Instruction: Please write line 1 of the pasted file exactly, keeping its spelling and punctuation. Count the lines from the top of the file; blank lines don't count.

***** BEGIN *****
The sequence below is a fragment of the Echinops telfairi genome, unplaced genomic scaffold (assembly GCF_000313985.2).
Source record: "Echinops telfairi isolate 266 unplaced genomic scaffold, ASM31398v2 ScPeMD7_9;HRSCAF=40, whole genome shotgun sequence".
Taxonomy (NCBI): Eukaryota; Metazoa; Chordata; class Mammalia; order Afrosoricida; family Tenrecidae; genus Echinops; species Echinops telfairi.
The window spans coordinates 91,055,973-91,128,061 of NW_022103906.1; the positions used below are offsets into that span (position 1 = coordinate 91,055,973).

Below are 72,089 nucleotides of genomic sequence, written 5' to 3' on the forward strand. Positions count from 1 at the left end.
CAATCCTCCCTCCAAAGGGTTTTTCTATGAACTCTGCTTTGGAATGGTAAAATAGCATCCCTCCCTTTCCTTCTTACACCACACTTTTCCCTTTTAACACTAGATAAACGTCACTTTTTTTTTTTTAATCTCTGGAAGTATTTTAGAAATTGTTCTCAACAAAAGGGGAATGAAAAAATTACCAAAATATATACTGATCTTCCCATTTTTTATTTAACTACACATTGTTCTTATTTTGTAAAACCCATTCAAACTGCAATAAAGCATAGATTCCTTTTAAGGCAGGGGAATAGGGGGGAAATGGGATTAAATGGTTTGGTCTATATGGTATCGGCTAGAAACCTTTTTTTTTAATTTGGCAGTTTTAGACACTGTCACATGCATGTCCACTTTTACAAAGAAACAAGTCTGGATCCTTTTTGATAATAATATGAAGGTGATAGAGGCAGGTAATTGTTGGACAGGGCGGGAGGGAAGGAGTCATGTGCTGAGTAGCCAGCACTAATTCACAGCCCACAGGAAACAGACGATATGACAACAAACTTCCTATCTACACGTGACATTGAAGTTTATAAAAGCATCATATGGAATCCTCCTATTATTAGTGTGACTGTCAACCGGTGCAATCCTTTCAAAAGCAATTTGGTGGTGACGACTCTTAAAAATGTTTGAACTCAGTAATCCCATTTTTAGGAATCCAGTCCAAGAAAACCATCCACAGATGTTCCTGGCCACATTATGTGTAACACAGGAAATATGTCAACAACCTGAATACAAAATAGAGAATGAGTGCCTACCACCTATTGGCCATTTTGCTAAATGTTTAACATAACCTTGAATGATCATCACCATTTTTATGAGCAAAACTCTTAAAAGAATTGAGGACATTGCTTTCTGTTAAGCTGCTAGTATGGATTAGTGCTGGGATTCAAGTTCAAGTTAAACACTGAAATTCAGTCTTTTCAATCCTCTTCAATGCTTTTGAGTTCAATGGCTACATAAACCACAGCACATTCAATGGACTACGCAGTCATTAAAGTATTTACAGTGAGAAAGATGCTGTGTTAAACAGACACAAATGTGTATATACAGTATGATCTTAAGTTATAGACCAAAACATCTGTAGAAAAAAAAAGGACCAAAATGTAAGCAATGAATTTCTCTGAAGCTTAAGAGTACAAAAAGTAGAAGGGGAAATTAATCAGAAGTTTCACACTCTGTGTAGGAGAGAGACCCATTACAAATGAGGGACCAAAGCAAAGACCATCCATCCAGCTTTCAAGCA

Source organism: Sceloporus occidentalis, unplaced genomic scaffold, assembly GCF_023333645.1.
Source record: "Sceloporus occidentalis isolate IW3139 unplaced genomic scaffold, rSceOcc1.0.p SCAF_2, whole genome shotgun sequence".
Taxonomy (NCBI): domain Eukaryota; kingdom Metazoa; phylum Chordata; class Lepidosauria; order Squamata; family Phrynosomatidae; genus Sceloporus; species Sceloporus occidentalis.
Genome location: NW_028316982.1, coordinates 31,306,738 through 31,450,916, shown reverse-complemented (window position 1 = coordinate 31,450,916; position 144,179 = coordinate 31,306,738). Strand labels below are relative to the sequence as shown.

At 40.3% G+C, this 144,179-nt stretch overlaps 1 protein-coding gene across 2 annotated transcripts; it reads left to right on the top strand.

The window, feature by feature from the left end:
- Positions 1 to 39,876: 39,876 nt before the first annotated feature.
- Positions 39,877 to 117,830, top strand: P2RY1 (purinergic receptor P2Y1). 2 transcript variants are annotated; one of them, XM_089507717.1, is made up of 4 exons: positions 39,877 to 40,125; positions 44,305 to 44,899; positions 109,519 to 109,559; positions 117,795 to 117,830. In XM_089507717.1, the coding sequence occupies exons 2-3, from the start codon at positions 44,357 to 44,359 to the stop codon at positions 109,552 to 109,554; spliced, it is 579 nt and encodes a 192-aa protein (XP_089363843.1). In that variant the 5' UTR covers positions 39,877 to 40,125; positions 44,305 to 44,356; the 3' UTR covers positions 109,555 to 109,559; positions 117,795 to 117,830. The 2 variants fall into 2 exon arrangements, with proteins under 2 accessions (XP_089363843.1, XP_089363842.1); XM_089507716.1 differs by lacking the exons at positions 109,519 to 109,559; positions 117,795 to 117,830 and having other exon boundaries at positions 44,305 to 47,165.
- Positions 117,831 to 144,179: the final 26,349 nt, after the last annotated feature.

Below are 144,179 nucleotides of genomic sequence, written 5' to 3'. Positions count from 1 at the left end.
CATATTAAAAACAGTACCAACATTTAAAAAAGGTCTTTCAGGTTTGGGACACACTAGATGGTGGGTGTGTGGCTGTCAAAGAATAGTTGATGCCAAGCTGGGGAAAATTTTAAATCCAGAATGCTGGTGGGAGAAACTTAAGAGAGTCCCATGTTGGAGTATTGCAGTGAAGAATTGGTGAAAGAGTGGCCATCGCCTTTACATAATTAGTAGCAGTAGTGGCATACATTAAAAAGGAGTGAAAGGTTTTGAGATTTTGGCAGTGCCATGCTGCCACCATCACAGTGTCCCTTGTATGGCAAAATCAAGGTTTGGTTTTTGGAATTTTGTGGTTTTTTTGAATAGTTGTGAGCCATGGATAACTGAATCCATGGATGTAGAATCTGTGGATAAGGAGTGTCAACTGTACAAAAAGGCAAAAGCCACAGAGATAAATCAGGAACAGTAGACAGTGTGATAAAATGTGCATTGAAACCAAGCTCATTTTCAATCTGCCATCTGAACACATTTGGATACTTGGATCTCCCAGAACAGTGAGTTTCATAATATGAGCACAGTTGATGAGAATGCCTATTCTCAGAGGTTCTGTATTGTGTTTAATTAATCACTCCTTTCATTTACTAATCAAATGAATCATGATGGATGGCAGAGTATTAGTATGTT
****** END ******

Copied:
The sequence below is a fragment of the Echinops telfairi genome, unplaced genomic scaffold (assembly GCF_000313985.2).